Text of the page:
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Price Tags Vancouver has been reporting on the proposal for the Port of Vancouver’s two billion dollar container terminal expansion planned for Roberts Bank in Delta. The CEO of Port Vancouver has also been suggesting that since the new megaships carrying thousands of passengers cannot get under the Lions Gate Bridge, this new facility could also accommodate those passengers disembarking for Vancouver.
One of the challenges with the Port’s proposed facility was the  “hundreds of thousands”  of western sandpipers  migrating to spring Arctic breeding grounds who  feed solely on an algae. This algae is only on the Roberts Bank mudflats.The algae cannot be moved or replaced, meaning that this bird migration would be extinct with port expansion.
As reported by Larry Pynn in The Province    “A written response from Environment and Climate Change Canada to the Canadian Environment Assessment Agency (CEAA) describes the predicted impact of the Roberts Bank Terminal 2 Project on hundreds of thousands of sandpipers as “potentially high in magnitude, permanent, irreversible, and, continuous”…Concerns centre on the biofilm that the sandpipers consume on the tidal flats at Roberts Bank during their spring migration. The biofilm is a thin, sticky coating secreted predominantly by diatoms to prevent them from being swept away with the tides. Diatoms are at the bottom of a food chain and benefit a host of marine species such as oolichan, sand lance, salmon and crabs…If the container expansion altered the production of biofilm, it could have serious implications for the sandpipers to continue their northward migration.”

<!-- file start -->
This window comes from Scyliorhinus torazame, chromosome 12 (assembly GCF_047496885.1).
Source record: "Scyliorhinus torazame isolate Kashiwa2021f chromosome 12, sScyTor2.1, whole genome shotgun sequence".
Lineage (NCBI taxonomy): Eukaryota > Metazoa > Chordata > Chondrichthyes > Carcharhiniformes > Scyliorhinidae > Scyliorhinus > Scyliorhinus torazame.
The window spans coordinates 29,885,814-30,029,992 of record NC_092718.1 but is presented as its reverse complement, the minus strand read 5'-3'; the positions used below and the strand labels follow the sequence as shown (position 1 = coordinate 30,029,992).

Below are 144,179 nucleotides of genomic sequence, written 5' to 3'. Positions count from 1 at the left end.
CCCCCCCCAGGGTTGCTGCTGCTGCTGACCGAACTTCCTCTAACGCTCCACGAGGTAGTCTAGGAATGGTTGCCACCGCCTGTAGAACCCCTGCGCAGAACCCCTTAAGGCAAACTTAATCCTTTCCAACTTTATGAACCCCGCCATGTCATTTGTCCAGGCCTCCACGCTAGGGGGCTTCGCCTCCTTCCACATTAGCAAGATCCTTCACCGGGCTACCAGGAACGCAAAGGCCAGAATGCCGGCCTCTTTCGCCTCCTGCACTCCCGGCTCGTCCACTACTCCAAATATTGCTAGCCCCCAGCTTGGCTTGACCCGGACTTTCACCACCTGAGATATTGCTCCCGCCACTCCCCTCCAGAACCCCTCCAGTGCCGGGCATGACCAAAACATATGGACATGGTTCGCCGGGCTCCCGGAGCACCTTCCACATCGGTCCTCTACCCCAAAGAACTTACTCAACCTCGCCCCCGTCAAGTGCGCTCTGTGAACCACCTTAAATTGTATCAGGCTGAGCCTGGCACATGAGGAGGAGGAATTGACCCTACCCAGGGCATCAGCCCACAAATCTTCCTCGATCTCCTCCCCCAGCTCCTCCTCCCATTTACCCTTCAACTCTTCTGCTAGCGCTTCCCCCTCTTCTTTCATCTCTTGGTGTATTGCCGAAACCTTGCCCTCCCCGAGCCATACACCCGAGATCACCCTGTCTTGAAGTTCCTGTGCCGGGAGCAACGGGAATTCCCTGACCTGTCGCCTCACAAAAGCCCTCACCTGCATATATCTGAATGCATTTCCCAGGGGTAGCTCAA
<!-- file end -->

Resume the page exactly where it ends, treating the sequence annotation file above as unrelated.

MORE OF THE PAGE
The port is putting a happy face on this setback, saying that they will want to work on the issues.  But a representative from B.C. Nature and the local group Against Port Expansion had a more colourful response stating “ If it were a torpedo, I’d say the … port has been holed below the water line. We clearly have an environment at Roberts Bank that is fragile, that cannot withstand any more port development, and, finally, Environment Canada has come out with a definitive statement that should stop this project in its tracks.”
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Comments

  1. I hope there is a resolution to this conflict that preserves habitat but also allows port expansion, particularly for cruise ships — and probably not for the reason you’re thinking. Perhaps the threat of having thousands of tourists with money in their pockets stuck south of the Fraser without transportation would jolt governments into realizing that extending passenger rail service out in that direction might be a benefit, not just a cost. Perhaps it would also help governments to realize that we might not need as big an upgrade to the Massey Tunnel for automobiles if there is a truly viable option to commute by mail.

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